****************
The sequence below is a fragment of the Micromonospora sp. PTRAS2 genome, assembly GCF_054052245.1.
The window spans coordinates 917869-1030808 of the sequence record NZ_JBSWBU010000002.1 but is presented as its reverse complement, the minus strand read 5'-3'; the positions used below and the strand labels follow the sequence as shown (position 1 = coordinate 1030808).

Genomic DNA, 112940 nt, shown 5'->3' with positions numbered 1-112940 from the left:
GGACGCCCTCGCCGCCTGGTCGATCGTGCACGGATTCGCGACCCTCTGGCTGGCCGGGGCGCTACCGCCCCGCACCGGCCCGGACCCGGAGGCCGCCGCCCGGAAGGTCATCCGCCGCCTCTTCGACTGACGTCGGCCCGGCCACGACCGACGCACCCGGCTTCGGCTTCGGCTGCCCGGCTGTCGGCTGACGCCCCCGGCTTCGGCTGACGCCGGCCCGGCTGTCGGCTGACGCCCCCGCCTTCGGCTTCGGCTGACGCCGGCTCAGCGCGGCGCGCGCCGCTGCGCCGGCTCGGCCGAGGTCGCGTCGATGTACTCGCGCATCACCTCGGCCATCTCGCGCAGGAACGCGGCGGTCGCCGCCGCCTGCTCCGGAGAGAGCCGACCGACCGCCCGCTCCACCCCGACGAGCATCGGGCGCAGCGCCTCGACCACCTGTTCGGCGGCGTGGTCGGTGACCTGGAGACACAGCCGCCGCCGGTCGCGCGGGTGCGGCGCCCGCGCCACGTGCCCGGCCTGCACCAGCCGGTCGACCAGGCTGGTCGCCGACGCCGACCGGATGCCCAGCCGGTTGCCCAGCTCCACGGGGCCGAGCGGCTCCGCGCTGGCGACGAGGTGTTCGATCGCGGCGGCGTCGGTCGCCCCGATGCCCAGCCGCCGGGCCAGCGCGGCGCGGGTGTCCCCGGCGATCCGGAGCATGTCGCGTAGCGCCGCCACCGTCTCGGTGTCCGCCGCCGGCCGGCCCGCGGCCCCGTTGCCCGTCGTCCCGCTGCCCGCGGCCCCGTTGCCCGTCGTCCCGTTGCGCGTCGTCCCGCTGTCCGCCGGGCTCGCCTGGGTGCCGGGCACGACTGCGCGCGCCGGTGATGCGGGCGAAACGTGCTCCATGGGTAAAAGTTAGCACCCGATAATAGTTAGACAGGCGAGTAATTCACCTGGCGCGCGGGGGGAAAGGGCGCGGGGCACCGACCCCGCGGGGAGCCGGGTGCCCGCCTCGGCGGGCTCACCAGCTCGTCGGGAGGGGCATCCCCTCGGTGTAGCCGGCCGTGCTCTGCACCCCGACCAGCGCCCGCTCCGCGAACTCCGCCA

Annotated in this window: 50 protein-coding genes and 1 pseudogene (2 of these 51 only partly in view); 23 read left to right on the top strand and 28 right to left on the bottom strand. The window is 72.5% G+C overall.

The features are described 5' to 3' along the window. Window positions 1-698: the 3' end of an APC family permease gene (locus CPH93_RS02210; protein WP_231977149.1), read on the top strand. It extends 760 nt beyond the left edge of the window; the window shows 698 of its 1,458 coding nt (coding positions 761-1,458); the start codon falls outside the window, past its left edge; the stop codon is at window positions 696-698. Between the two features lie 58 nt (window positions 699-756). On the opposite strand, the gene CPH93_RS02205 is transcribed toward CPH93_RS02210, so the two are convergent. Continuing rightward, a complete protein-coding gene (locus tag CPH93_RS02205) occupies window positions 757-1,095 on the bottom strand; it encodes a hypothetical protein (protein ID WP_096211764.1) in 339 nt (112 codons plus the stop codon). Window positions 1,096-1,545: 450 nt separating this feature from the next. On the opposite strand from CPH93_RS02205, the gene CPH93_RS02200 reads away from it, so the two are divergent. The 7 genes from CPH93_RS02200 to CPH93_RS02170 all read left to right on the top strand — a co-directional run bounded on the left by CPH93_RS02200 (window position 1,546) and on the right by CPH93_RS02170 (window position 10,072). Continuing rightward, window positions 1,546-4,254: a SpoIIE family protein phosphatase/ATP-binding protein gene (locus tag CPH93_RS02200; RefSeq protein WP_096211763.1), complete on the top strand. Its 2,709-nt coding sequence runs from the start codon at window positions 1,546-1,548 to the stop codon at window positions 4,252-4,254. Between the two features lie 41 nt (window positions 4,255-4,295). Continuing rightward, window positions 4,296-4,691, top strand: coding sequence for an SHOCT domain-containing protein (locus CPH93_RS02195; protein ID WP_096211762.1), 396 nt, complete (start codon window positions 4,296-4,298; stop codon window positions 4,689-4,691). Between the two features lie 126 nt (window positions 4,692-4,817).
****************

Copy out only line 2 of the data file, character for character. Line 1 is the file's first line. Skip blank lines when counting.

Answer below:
The window spans coordinates 917869-1030808 of the sequence record NZ_JBSWBU010000002.1 but is presented as its reverse complement, the minus strand read 5'-3'; the positions used below and the strand labels follow the sequence as shown (position 1 = coordinate 1030808).